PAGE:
Park Bench, Queenstown, New Zealand © Emily Shur 2008
This weekend Photo LA comes to Santa Monica, and of course, I will be there. I love gallery exhibitions, the printed photograph, and seeing how a photographer chooses to frame their work. There are some lectures I am looking forward to, and I loooove the photo book booths, book signings, booksellers, and publishers. I’m sure I’ll spend more money than I should on books, but whatever. It’s a write off, right? One goal of mine this year is to make some headway with my personal work. I plan on applying to reviews and sending out some mailers to galleries. I also do a lot of research on what the fine art world seems to respond to.
The biggest obstacle I think I continually face is that my work is not, has never been, and might never be project oriented. I have such a hard time with the “project”. Other people do it so well, and I just can’t seem to express myself in that way. Why can’t we just take pictures? I always feel as though there’s supposed to be some deeper meaning behind my pictures, a meaning other than “Something inside me connected with what I saw in front of me, so I pulled out my camera and took a picture.” That does not seem to fly as an artist statement. Why, I’m not sure.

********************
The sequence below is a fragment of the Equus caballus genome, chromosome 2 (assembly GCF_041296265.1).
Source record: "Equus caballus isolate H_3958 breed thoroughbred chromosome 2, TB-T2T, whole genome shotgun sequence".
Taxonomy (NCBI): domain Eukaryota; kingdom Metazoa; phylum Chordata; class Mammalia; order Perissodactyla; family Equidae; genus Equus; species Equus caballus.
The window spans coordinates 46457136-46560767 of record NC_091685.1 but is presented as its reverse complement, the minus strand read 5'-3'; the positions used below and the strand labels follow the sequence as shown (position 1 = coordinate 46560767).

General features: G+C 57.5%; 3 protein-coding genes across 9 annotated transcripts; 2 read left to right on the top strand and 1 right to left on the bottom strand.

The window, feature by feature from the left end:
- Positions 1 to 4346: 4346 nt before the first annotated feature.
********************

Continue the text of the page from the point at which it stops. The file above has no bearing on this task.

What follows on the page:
Don’t get me wrong. I’m jealous of photographers that think in project terms. It’s nice for something to have a beginning and an end. I really enjoy the projects of contemporary photographers like Susana Raab, Amy Stein, Taryn Simon, and of course there’s heavy hitters like Richard Misrach and then groundbreaking projects like Avedon’s In The American West. There’s so much thought behind all of these bodies of work, but this is not to say that there isn’t the same amount of thought or meaning behind photographers’ work that is more point of view oriented. (A friend once said to me that there are two types of photographers – project photographers and point of view photographers. Think about it.) In the end, I think it all comes down to the editing. How one edits a body of work can pull disparate images together in a real way, or it can feel forced, boring, and uninspired.